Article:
Monday, December 19, 2011

Film Review: THE GONG SHOW MOVIE (1980)

 



"Why the Hell isn't THIS on DVD yet?" -- Number 71






THE GONG SHOW MOVIE (1980 Universal) Starring Chuck Barris, Robin Altman, James B. Douglas, Brian O'Mullin, Jack Bernardi, Jaye P. Morgan, Pat McCormick, Rip Taylor, Mabel King, Lillie Shelton, Phil Hartman, Murray Langston, Della Barris.  Directed by Chuck Barris.


The host and creator of TV's highly successful GONG SHOW, Barris is on top of the game show universe.  He seems to have it all, but there's a down side: constant battles with the network via Douglas (sort of a kinder, gentler version of PRIVATE PARTS'  "Pig Vomit"), high-stress tapings of five shows at a time and virtually non-stop unsolicited public auditions.  Eventually wife Altman gets fed up and walks out, adding to his cumulative stress. It's enough to make a man want to get away from it all, and Barris does---via a one way ticket to Morocco and the world's biggest desert.

Want me to show 'em?
1980 brought not one, but two variations on Fellini's 8 1/2, with Barris' far less cinematic GONG SHOW MOVIE beating Woody Allen's STARDUST MEMORIES to theatres by four months.  Legendary game show producer Barris was directing a film for the first (and only) time, but ceded little control in bringing his most famous creation to the big screen.  In addition to appearing in every scene, Barris cast real life wife Altman (her only imdb credit), executive produced, co-scripted (with PUTNEY SWOPE auteur Robert Downey Sr.) and composed the soundtrack for THE GONG SHOW MOVIE.

Yeah, Jaye P! Show 'em!
Okay, for his MOVIE, Chuckie Baby wore almost as many hats behind the camera as he did in front of it, but this isn't the ego trip that many detractors claimed.  Over the course of ninety minutes Barris is insulted numerous times, misidentified, physically assaulted and even literally pissed on.  He doles the biggest laughs out to his supporting cast (the best sight gag: The Unknown Comic's bedroom).  The TV magnate cheekily kept his GONG SHOW unpolished and unprofessional, and it appears Barris' intent was to preserve those same qualities for the feature version, not to stake some claim to filmmaking genius.  Wife Altman and daughter Della are both just as uncomfortable in front of the camera as the man himself.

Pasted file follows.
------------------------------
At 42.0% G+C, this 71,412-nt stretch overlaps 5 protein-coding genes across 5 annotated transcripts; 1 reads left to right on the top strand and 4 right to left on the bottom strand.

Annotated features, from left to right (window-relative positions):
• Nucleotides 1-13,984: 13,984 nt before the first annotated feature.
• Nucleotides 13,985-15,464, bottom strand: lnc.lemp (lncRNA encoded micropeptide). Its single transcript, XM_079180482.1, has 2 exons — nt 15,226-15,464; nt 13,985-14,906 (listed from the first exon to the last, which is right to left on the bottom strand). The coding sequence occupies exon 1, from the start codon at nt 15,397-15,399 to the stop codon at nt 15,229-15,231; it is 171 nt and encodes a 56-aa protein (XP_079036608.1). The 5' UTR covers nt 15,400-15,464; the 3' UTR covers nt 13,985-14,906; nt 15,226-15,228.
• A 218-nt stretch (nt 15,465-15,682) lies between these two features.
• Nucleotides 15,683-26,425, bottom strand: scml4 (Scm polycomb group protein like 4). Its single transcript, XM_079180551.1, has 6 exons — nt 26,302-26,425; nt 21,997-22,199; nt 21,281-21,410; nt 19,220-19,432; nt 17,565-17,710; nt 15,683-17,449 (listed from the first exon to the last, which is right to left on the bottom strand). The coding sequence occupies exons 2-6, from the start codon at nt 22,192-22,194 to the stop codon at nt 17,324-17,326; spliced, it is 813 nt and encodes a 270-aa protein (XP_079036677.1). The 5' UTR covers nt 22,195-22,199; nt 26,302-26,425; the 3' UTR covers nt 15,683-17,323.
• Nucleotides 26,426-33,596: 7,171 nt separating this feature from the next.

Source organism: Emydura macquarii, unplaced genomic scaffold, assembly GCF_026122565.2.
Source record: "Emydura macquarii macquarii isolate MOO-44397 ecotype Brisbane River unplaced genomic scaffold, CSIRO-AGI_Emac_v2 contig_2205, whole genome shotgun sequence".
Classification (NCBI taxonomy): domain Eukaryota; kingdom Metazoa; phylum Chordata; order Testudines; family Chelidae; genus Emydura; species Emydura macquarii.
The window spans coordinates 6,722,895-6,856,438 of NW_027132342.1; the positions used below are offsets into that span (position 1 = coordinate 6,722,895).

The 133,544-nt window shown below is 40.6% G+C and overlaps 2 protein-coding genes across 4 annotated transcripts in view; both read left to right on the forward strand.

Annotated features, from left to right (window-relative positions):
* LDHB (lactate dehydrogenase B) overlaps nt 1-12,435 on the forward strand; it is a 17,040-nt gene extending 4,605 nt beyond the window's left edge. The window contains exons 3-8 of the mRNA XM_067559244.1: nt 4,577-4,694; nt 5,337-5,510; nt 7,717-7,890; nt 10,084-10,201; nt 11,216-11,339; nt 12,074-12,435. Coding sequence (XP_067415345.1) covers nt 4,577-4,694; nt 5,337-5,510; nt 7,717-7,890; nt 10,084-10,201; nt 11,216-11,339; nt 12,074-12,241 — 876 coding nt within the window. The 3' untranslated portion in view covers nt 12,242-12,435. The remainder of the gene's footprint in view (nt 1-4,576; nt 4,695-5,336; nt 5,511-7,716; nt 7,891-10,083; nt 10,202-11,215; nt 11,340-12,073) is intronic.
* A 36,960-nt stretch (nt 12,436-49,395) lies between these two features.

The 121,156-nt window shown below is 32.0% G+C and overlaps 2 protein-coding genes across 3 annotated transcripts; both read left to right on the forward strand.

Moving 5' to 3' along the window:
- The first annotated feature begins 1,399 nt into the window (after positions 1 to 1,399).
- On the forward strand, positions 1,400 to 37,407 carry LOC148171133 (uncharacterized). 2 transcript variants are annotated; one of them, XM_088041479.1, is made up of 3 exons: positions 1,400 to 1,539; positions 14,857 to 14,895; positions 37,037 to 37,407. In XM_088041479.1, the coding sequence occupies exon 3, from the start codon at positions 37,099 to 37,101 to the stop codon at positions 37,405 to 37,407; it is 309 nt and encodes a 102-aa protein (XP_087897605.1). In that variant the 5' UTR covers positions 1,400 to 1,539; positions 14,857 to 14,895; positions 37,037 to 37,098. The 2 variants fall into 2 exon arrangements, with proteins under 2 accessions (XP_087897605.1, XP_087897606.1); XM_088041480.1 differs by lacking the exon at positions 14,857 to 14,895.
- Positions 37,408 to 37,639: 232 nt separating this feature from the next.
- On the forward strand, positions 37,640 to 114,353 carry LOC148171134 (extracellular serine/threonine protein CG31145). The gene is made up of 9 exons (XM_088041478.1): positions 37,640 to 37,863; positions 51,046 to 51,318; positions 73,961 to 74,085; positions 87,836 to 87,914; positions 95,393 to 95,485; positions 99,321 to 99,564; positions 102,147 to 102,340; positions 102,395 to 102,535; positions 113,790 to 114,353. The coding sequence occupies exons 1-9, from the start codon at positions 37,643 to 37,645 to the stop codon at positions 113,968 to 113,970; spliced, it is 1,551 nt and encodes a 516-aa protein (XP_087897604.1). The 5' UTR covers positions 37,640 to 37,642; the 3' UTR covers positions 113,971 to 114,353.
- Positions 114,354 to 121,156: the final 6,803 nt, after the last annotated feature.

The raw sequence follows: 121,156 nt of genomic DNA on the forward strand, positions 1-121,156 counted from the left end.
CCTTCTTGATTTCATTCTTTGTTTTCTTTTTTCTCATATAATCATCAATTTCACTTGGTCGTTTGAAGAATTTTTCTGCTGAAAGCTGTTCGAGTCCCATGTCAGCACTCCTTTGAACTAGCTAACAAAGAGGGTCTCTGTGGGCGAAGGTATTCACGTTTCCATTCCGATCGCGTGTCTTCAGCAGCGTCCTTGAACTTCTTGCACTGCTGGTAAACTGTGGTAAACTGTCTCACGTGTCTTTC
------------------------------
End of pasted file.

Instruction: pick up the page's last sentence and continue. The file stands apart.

This is not to say that being purposely slapdash makes THE GONG SHOW MOVIE some kind of lost subversive classic--just that it doesn't entirely deserve the outright savaging reviewers gave it.  Certainly it was gonged for the wrong reason.  My best guess is that the original idea was Barris and Downey teaming up to satirize the high-pressure showbiz world of films like ALL THAT JAZZ (as Barris' TV productions had done to various game show subgenres).  However, the man without the filmmaking experience had (or took) total creative control, and the result seems more like one long montage periodically interrupted by a few minutes of plot.  Kind of like ROCKY IV, only far less pretentious.